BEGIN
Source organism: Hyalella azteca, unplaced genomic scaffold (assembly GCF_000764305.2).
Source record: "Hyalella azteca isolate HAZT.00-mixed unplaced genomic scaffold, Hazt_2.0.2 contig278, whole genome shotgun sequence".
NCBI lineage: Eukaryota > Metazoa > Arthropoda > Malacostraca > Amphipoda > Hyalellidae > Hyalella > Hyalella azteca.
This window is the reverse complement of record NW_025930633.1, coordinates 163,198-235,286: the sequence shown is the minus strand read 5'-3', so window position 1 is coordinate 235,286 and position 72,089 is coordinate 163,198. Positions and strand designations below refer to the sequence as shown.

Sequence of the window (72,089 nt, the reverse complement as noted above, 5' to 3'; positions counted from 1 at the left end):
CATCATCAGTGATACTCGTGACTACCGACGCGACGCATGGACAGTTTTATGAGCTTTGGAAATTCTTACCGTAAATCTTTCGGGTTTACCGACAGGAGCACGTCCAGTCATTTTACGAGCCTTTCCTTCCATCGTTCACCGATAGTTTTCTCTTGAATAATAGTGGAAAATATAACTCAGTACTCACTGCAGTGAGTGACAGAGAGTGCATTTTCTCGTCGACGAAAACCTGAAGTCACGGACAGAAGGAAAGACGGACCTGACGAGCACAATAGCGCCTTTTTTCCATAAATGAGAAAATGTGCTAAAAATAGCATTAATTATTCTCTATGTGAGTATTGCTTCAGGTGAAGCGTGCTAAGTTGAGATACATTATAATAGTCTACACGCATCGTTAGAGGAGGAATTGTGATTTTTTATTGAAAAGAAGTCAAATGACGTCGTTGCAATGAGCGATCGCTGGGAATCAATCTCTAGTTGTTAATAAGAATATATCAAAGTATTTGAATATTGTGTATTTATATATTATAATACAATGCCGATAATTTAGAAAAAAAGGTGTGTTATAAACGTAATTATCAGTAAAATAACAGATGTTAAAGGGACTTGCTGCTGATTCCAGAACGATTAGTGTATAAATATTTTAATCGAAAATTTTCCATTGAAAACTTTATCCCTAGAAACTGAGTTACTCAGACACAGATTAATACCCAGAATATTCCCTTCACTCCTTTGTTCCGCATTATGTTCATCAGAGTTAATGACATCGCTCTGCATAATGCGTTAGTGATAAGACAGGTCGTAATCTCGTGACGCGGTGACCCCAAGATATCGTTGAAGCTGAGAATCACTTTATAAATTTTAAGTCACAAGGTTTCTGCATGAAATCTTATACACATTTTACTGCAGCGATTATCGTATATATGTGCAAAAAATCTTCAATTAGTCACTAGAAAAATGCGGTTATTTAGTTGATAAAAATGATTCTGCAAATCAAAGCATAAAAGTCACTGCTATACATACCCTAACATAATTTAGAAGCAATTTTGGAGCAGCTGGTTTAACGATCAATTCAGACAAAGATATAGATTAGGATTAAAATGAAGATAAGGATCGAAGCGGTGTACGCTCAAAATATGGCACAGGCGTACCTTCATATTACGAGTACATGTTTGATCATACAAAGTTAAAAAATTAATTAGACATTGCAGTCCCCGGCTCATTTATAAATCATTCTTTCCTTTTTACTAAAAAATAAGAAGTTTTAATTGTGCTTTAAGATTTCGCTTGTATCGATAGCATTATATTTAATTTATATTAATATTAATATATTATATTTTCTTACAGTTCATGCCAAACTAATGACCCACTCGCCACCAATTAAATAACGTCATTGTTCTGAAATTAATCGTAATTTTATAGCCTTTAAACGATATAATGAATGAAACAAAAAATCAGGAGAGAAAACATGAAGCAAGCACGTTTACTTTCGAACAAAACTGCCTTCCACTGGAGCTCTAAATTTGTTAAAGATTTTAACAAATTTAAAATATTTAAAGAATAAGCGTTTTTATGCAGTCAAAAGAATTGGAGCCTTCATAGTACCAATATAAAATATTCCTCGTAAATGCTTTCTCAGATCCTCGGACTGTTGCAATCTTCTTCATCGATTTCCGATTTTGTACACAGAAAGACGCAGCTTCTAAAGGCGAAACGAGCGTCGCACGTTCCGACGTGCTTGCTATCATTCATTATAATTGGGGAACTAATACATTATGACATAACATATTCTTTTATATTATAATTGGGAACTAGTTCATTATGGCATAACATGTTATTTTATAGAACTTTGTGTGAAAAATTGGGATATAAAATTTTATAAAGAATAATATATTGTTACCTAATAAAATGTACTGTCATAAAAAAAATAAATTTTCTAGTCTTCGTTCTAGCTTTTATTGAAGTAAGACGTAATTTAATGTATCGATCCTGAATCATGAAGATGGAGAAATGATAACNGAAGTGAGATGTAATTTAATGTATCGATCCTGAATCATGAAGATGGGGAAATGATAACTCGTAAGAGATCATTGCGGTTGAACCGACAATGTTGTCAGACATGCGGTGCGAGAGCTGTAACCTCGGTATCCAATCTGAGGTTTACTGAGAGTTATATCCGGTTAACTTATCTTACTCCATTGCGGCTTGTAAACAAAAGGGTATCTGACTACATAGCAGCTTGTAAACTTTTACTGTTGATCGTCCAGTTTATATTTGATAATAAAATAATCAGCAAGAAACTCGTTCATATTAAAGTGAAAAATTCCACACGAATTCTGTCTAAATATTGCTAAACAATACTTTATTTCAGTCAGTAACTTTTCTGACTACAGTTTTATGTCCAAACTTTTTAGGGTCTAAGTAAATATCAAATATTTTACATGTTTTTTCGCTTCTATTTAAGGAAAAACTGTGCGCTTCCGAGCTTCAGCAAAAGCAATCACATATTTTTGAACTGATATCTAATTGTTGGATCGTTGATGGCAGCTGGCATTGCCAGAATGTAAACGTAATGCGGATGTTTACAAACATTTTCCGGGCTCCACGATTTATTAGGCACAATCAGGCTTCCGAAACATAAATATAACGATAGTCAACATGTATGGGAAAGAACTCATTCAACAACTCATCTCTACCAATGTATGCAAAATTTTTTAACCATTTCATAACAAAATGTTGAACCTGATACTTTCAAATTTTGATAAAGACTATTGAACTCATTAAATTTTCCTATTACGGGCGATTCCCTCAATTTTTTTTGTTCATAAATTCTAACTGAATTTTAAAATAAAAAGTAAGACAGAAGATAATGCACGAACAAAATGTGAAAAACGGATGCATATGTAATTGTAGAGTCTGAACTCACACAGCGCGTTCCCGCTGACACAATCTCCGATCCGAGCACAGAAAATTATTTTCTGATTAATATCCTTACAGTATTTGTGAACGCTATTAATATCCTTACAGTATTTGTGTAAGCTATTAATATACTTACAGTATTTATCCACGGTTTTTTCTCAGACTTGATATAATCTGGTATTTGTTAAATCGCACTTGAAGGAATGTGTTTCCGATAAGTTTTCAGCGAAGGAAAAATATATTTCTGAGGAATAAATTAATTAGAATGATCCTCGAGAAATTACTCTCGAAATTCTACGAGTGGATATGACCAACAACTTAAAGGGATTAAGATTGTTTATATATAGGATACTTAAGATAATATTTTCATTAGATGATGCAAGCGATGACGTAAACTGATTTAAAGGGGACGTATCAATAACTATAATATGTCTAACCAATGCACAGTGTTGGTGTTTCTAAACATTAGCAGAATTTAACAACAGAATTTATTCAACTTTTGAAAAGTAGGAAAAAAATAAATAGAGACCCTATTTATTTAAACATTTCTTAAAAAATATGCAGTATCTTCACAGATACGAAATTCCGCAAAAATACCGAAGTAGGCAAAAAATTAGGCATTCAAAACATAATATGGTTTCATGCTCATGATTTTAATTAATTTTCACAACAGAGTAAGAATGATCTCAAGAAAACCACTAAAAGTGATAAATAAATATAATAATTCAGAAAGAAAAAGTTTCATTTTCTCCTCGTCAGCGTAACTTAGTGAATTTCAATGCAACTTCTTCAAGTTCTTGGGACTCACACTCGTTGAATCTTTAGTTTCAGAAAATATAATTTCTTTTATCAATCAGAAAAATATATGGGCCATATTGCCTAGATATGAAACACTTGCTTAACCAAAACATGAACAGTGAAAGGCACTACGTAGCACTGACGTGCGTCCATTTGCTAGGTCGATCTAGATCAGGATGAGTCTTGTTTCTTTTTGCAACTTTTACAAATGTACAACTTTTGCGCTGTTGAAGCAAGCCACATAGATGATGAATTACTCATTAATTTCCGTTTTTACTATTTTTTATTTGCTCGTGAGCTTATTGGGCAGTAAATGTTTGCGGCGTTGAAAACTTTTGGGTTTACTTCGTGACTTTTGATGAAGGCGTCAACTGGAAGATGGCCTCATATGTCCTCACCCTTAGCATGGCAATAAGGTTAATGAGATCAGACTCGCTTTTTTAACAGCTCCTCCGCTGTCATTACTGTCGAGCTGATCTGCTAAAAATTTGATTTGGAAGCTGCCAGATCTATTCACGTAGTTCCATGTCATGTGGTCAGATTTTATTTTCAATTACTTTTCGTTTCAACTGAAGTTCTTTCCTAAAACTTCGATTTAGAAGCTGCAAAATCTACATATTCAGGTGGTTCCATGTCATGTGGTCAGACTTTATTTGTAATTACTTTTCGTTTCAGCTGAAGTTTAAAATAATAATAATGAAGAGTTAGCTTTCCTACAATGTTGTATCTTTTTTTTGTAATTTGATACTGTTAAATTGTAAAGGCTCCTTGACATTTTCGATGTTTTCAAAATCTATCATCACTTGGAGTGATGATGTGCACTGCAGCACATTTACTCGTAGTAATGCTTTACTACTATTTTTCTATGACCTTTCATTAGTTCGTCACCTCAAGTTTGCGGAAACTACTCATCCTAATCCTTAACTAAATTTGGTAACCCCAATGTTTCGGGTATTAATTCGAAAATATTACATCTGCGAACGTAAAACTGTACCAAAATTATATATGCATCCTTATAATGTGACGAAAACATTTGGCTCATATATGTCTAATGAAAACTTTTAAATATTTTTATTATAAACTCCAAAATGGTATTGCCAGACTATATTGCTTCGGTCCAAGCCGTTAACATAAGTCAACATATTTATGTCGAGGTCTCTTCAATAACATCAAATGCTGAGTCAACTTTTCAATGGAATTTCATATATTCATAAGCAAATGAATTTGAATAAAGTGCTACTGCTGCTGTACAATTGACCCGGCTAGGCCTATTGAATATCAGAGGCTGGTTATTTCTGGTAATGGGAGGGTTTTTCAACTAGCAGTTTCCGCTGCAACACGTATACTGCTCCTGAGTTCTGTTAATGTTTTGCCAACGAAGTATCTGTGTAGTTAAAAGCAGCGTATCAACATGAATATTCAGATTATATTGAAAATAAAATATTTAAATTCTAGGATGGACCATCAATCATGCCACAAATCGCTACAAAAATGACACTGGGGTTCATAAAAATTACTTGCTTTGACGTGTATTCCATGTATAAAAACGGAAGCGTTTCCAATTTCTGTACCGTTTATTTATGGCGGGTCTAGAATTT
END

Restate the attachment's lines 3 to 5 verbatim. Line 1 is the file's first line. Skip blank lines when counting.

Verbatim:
NCBI lineage: Eukaryota > Metazoa > Arthropoda > Malacostraca > Amphipoda > Hyalellidae > Hyalella > Hyalella azteca.
This window is the reverse complement of record NW_025930633.1, coordinates 163,198-235,286: the sequence shown is the minus strand read 5'-3', so window position 1 is coordinate 235,286 and position 72,089 is coordinate 163,198. Positions and strand designations below refer to the sequence as shown.

Sequence of the window (72,089 nt, the reverse complement as noted above, 5' to 3'; positions counted from 1 at the left end):